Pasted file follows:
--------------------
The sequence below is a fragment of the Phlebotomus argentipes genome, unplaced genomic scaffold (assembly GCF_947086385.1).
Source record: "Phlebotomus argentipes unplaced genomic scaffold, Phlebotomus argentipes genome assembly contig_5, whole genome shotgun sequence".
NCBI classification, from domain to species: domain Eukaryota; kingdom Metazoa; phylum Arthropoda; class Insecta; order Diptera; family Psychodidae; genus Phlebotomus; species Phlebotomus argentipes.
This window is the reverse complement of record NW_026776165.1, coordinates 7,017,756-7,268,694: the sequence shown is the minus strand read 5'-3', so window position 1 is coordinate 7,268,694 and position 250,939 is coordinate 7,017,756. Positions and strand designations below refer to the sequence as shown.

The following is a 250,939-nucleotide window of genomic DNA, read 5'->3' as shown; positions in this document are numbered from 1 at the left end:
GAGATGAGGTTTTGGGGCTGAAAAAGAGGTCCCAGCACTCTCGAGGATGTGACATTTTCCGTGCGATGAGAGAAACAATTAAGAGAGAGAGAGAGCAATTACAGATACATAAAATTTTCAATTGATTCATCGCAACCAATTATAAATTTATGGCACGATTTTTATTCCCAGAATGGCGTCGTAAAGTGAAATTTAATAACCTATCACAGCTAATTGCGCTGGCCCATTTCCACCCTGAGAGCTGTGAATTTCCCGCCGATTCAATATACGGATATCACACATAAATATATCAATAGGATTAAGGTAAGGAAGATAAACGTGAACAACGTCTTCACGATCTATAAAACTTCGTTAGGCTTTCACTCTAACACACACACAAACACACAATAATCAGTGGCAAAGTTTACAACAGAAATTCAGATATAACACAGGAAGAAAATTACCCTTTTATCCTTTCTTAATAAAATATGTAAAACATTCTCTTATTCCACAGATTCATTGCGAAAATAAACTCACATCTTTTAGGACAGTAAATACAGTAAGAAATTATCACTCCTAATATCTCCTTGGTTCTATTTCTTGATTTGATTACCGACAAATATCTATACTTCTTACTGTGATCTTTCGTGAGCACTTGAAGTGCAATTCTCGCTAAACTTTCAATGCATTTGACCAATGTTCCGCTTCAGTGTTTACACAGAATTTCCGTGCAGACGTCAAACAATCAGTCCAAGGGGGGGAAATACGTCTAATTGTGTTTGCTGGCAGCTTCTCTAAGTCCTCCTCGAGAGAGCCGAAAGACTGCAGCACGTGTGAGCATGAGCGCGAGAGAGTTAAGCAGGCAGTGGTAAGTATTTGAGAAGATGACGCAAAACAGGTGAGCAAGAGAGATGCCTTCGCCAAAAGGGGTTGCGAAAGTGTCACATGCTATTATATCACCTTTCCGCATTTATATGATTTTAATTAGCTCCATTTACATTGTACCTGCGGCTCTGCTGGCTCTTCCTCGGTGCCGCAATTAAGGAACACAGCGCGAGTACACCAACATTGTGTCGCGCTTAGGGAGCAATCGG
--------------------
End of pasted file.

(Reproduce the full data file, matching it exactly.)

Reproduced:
The sequence below is a fragment of the Phlebotomus argentipes genome, unplaced genomic scaffold (assembly GCF_947086385.1).
Source record: "Phlebotomus argentipes unplaced genomic scaffold, Phlebotomus argentipes genome assembly contig_5, whole genome shotgun sequence".
NCBI classification, from domain to species: domain Eukaryota; kingdom Metazoa; phylum Arthropoda; class Insecta; order Diptera; family Psychodidae; genus Phlebotomus; species Phlebotomus argentipes.
This window is the reverse complement of record NW_026776165.1, coordinates 7,017,756-7,268,694: the sequence shown is the minus strand read 5'-3', so window position 1 is coordinate 7,268,694 and position 250,939 is coordinate 7,017,756. Positions and strand designations below refer to the sequence as shown.

The following is a 250,939-nucleotide window of genomic DNA, read 5'->3' as shown; positions in this document are numbered from 1 at the left end:
GAGATGAGGTTTTGGGGCTGAAAAAGAGGTCCCAGCACTCTCGAGGATGTGACATTTTCCGTGCGATGAGAGAAACAATTAAGAGAGAGAGAGAGCAATTACAGATACATAAAATTTTCAATTGATTCATCGCAACCAATTATAAATTTATGGCACGATTTTTATTCCCAGAATGGCGTCGTAAAGTGAAATTTAATAACCTATCACAGCTAATTGCGCTGGCCCATTTCCACCCTGAGAGCTGTGAATTTCCCGCCGATTCAATATACGGATATCACACATAAATATATCAATAGGATTAAGGTAAGGAAGATAAACGTGAACAACGTCTTCACGATCTATAAAACTTCGTTAGGCTTTCACTCTAACACACACACAAACACACAATAATCAGTGGCAAAGTTTACAACAGAAATTCAGATATAACACAGGAAGAAAATTACCCTTTTATCCTTTCTTAATAAAATATGTAAAACATTCTCTTATTCCACAGATTCATTGCGAAAATAAACTCACATCTTTTAGGACAGTAAATACAGTAAGAAATTATCACTCCTAATATCTCCTTGGTTCTATTTCTTGATTTGATTACCGACAAATATCTATACTTCTTACTGTGATCTTTCGTGAGCACTTGAAGTGCAATTCTCGCTAAACTTTCAATGCATTTGACCAATGTTCCGCTTCAGTGTTTACACAGAATTTCCGTGCAGACGTCAAACAATCAGTCCAAGGGGGGGAAATACGTCTAATTGTGTTTGCTGGCAGCTTCTCTAAGTCCTCCTCGAGAGAGCCGAAAGACTGCAGCACGTGTGAGCATGAGCGCGAGAGAGTTAAGCAGGCAGTGGTAAGTATTTGAGAAGATGACGCAAAACAGGTGAGCAAGAGAGATGCCTTCGCCAAAAGGGGTTGCGAAAGTGTCACATGCTATTATATCACCTTTCCGCATTTATATGATTTTAATTAGCTCCATTTACATTGTACCTGCGGCTCTGCTGGCTCTTCCTCGGTGCCGCAATTAAGGAACACAGCGCGAGTACACCAACATTGTGTCGCGCTTAGGGAGCAATCGG